Monday, 26 April 2010

Awakener: Reloaded

With the recent release of Silverlight v4, Awakener has received a small but much-needed update:
  • Right Mouse Button support - One long-running gripe with Flash is that any right click will open a context menu that usually can't be disposed of without selecting an item or, if you're determined not to let the pesky menu win, alt-tabbing your way out of it. It is a relief that Microsoft has opted to allow developers to override the existing right mouse button events to their own ends. No more awkward CTRL + LMB needed.
  • Full Screen Mode - Awakener can now be scaled up and down at runtime (previously just down due to a SilverSprite bug). This means we can now use Silverlight's Full Screen mode, as XAGE will scale the game up depending on the user's resolution.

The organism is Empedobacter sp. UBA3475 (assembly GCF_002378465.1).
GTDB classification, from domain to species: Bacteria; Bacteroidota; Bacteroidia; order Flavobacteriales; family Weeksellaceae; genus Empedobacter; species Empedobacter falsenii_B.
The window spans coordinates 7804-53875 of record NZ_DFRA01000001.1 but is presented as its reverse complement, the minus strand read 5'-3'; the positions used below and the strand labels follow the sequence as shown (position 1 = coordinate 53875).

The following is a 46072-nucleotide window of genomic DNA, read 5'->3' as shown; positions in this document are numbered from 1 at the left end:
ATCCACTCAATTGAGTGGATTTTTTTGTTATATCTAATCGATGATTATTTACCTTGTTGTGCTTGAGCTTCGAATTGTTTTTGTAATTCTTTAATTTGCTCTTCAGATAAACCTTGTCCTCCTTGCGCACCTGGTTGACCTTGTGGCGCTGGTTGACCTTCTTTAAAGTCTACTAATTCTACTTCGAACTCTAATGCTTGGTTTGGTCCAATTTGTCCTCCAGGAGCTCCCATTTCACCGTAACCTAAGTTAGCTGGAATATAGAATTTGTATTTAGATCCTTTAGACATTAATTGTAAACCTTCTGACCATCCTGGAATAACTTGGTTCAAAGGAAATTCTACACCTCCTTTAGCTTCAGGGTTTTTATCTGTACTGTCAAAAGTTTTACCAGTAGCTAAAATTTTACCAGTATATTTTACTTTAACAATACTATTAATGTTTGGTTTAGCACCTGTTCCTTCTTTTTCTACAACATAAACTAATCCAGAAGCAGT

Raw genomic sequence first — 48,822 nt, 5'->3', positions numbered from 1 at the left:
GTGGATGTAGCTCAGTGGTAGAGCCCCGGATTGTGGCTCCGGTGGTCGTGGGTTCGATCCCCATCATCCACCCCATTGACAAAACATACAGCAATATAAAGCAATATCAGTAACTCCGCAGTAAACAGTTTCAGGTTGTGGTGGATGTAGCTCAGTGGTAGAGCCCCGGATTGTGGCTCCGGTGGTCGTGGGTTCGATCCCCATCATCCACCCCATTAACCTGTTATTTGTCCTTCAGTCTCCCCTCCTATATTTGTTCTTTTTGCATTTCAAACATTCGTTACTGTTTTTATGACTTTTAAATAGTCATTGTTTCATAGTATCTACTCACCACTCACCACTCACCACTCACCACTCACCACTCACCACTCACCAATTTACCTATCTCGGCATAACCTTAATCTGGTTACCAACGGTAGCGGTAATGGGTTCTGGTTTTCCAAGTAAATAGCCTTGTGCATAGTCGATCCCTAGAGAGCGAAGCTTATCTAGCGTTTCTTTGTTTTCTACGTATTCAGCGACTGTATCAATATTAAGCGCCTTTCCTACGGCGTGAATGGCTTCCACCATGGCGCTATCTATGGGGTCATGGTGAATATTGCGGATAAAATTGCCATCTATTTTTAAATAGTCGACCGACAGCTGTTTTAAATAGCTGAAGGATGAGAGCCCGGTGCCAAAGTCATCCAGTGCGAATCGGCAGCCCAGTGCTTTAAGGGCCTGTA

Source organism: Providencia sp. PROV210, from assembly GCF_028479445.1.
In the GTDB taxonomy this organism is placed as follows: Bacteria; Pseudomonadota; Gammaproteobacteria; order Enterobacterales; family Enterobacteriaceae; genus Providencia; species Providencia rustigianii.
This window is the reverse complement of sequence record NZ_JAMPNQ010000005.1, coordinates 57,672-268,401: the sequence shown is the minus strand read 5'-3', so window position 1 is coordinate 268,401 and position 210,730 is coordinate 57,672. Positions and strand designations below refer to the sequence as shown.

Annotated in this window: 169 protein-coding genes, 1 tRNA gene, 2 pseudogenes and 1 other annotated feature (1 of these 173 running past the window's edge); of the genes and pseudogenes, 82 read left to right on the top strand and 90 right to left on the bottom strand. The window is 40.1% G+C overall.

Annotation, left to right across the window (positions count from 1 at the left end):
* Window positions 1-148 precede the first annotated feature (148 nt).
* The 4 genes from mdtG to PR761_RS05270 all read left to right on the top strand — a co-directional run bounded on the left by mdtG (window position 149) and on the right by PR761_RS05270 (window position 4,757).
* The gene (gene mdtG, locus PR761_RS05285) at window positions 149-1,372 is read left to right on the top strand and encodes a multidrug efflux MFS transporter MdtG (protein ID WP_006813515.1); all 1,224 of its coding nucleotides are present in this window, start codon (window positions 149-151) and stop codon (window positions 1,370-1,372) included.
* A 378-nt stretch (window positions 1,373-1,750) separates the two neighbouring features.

• Performance improvements - As mentioned recently, load times in particular are more brisk, although this perhaps isn't as noticeable given Awakener's small size.
These few changes make Awakener feel less like a clunky web app and more like the original AGS incarnation. I'd argue that it's even more intuitive as you don't have to worry about installations etc. Judge for yourself:
I've got a few more ideas for optimisations specifically for Silverlight but for now it's back to adding new functionality. Next up: Expressions.

Wednesday, 21 April 2010

More Optimisations

Talking about optimisations isn't especially exciting, though recent changes have been crucially important to making larger, more complex games viable on XAGE. The super-secret game, for instance, wasn't running at all well on the 360. After a productive weekend it now performs rather admirably, which is a major relief.

Engine - Load Times